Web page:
Bledsoe, 79, died on Thursday, just two days after her birthday. She was born in Unicoi County, but moved to Jonesborough in 1974 with her husband,
Baxter, and their four children. It didn’t take long for Bledsoe to immerse herself into the town and take on a leadership role that helped make Jonesborough what it is today. She served on the Jonesborough Board of Mayor and Aldermen before being elected mayor in 1998.
“She was involved in serving the people of Jonesborough for 40 years in different capacities at different times,” Kelly Wolfe, who stepped down as mayor earlier this year, said. He was elected to the position in 2008 after Bledsoe.
“She came into office at a time when Jonesborough was just beginning to get a glimpse of what its future could be,” Wolfe said.”She was in office at the time when Jimmy Neil Smith was mayor and with Ernest McKinney, who the McKinney Center was named after. They were here at the beginning of the time (Town Administrator) Bob Browning came to Jonesborough.”
Wolfe said Bledsoe’s tenure as mayor was “when Jonesborough began to transform itself from a sleepy historic town to a vibrant historic town with a quality of life emphasis and something new and interesting always going on. She was a pioneer in making so many of the improvements in our town that we simply take for granted today.”
Smith said he was elected mayor the same time Bledsoe was elected alderman and they served in those capacities together for six years.
“She was critical to the success of Jonesborough,” Smith said. “She had passion for Jonesborough. Her heart was in Jonesborough and she was dedicated and committed to a better community. And she accomplished that,” Smith said.
“She kept the development of Jonesborough always moving forward. We had some ups and downs and she was always able to overcome them and move on to the next level. What you see in Jonesborough today is due, in part, to Tobie’s leadership, passion and commitment,” he added.
Browning said Bledsoe was the type of person who never met a stranger and was even able to get a group of New Yorkers talking to her on the subway.
“We had a group of friends that traveled together, and we always had the best time,” Browning said. “She would interact with people so easily. One of my favorite stories was when we were on a trip to New York. We were going to some show on Broadway and were were riding the subway. It wasn’t three or four minutes before she had people talking to her and then it ended up with 10 or 12 people talking to her.
“She just connected to people. She’d say, ‘Bobby, come over here. I want you to meet my very best new friend,’ ” he recalled.
Wolfe said one of his most cherished memories of Bledsoe was that connection she had to people.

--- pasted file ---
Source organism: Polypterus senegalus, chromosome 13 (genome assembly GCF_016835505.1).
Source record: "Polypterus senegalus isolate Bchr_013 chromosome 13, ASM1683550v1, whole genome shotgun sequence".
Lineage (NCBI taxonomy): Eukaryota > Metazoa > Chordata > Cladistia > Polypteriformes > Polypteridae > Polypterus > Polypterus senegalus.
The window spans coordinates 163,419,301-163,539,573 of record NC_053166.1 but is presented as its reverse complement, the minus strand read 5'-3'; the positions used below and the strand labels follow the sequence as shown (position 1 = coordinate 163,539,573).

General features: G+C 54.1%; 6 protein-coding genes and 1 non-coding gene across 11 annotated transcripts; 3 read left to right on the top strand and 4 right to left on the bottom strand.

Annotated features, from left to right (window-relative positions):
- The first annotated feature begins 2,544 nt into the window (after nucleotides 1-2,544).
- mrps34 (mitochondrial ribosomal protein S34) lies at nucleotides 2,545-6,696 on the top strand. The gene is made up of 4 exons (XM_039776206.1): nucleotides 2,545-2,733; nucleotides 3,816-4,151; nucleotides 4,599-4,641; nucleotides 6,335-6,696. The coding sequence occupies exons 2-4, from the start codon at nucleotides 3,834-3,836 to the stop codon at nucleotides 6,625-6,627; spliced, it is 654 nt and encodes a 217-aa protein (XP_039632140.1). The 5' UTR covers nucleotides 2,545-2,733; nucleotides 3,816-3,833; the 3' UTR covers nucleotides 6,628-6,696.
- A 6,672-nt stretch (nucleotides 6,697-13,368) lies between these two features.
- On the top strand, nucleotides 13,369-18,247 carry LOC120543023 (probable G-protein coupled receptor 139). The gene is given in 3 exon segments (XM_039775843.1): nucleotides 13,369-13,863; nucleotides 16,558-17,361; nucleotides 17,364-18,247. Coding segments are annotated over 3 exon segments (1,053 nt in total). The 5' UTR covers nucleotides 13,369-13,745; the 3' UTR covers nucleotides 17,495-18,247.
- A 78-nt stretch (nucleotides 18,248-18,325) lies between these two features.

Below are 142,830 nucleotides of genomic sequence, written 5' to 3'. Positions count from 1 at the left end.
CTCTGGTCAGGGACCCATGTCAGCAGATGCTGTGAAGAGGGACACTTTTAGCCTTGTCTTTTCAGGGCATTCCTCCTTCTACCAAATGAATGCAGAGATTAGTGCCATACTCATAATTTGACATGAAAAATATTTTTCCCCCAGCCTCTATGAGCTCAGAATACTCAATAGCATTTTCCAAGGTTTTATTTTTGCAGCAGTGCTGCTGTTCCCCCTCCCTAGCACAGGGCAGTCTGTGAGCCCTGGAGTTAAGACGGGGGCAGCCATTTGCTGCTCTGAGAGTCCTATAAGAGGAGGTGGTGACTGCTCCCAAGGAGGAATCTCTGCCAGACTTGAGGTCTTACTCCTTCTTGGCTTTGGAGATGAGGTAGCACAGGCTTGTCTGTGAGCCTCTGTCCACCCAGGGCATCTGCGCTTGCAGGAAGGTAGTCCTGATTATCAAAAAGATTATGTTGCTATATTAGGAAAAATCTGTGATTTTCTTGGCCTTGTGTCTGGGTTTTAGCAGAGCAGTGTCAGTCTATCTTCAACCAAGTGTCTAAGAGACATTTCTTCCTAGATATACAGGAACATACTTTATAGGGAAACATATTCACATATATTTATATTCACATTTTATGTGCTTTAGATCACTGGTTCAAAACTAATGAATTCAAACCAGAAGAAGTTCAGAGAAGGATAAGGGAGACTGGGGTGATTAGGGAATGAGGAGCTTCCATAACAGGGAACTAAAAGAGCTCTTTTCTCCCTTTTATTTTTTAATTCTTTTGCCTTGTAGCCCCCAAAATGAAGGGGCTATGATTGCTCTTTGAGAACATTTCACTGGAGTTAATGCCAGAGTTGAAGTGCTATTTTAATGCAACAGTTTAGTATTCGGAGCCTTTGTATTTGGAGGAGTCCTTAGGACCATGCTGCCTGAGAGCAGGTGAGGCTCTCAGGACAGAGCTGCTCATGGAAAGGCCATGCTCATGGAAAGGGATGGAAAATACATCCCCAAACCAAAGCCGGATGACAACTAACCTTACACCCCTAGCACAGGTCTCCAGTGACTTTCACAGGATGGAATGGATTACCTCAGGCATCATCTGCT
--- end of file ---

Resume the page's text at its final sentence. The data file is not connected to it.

“My favorite thing about her was she was always smiling and would welcome you to Jonesborough and want to know everything about you,” Wolfe said. “You didn’t stay a stranger very long around Tobie Bledsoe.”
Browning said that just being around Bledsoe was fun and brought about much laughter.
“We could be together just one minute and start talking about funny things,” Browning said. “The things I’m left with are stories, laughter, great memories and feeling like I’ve truly been blessed by knowing her and having her as part of my life for a long time. She and her husband, Baxter, were just wonderful people. She was truly a great leader. Tobie needs to be remembered.”
There are two memorials to Bledsoe in Jonesborough. One is Tobie Drive, located off U.S. Highway 11E, named after her, and the town’s senior center housed in the Tobie Bledsoe Building.
“Those tributes were done to forever memorialize her efforts in Jonesborough,” Wolfe said. Ironically, Bledsoe had never been able to visit the senior center that bears her name due to failing health. She’ll make her first entrance through the doors Monday for her memorial service.
Wolfe said Bledsoe was one of his childhood heroes.
“When I was growing up I knew Tobie and her family,” Wolfe said. “I grew up with her kids. In terms of her impact on me personally, I considered her a role model of how a mayor of Tennessee’s oldest town should operate. She was Jonesborough first, Jonesborough second and Jonesborough forever in terms of her priorities.
“She gave of her time without reservation. And she was always welcoming folks to our town and looking for ways to promote Jonesborough in every aspect of her life. She was a great encourager, not only for our town as a whole, but for every one of us individually. I consider her a role model of mine and love her still and will deeply miss her.”
Bledsoe’s memorial service is scheduled for 4 p.m. Monday at the Jonesborough Senior Center. She will be buried with her husband, Baxter, at Mountain Home National Cemetery.